AO uses some fonts which are Windows-specific - notably Verdana. These fonts are usually not available under a stock Linux install (Mandrake/ Redhat for instance)

AO uses some small font sizes which look really bad with the fonts that the Linux-based browsers typically substitute for the Windows fonts which they don't have.

Mandrake and Redhat are of course unable to include these fonts due to copyright issues, therefore they cannot add them. But if you have a valid licence for Windows it is probably legal to add them yourself (assuming that your machine either dual boots in Windows, or you have another machine with Windows)

This tutorial explains how to fix this - it really *DOES* improve AO's appearance in Linux browsers (Netscape, Mozilla, Galeon etc (haven't tried Konqueror but should work ok too)) (AO doesn't work too well in Opera)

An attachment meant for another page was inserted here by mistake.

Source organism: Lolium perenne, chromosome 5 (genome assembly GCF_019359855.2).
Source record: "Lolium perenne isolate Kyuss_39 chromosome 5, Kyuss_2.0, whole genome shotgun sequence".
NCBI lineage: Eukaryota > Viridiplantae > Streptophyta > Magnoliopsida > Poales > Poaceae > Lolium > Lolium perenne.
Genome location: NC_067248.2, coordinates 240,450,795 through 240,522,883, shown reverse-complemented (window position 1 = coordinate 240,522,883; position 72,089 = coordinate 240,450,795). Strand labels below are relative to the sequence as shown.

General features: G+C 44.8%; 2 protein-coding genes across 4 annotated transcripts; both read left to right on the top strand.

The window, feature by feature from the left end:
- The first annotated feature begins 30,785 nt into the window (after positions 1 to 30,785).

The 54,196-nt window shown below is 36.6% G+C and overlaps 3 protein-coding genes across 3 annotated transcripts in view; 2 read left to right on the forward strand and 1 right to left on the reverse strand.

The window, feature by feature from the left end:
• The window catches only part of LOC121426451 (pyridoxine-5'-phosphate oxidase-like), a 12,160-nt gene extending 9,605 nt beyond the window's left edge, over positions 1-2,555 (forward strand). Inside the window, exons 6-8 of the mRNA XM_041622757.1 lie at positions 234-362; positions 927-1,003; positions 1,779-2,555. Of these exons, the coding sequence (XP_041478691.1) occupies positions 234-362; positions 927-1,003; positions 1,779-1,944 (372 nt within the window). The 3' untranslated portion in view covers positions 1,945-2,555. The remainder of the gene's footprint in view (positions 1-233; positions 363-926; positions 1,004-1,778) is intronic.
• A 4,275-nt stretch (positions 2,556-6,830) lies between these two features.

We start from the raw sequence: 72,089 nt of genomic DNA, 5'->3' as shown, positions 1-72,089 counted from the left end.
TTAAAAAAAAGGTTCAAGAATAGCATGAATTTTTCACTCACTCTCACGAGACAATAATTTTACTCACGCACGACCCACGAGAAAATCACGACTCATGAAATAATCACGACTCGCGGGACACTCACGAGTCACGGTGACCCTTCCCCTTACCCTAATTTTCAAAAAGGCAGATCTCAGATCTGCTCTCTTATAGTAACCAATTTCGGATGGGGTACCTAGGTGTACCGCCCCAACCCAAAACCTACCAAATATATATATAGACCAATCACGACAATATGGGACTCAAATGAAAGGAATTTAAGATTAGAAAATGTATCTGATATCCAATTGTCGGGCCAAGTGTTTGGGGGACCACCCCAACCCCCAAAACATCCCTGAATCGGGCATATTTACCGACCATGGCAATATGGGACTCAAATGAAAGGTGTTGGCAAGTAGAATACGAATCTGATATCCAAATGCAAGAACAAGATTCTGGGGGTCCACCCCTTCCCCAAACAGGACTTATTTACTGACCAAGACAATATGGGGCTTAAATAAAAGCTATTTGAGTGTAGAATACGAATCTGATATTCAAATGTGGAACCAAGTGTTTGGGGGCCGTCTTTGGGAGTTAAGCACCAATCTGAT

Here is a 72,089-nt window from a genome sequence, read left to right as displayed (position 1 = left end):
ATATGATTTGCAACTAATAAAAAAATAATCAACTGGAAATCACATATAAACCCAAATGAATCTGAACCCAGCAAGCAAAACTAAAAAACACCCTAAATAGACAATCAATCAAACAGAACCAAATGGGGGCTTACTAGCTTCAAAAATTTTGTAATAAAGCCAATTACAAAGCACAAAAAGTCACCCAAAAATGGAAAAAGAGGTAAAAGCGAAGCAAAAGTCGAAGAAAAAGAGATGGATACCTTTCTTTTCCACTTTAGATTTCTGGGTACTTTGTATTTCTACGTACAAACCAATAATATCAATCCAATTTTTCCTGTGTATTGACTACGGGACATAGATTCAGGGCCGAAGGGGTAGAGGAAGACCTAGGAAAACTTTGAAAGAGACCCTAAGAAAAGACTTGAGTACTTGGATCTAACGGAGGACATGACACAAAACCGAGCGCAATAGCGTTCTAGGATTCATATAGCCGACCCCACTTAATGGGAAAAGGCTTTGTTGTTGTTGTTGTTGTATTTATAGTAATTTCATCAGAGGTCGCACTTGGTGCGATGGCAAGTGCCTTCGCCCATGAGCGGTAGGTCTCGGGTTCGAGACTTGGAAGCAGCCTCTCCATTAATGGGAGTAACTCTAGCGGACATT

1. Get your Windows fonts from your Windows box or partition and slap them somewhere in the Linux filesystem - I've chosen /usr/local/share/fonts (this assumes that your windows partition is in /mnt/windows and windows is installed in C:\windows)

mkdir -p /usr/local/share/fonts
cp /mnt/windows/windows/fonts/verd* /mnt/windows/windows/fonts/ari* /usr/local/share/fonts

2. Assuming you're using a distro which uses xfs (Mandrake and Redhat do I think)

Edit /etc/X11/fs/config, adding the path you've used to the "catalogue" section thus:

catalogue = /usr/X11R6/lib/X11/fonts/misc:unscaled,
(loads of other stuff chopped)
/usr/share/fonts/ttf/western, <-- Extra comma
/usr/local/share/fonts/ttf <-- This line added

3. Set up the fonts directory with an index (used by the font server to determine whcih font is which)

mkttfdir /usr/local/share/fonts/ttf

4. Restart xfs

/etc/init.d/xfs restart

5. Close and reopen your browser if necessary

6. Go to and see the difference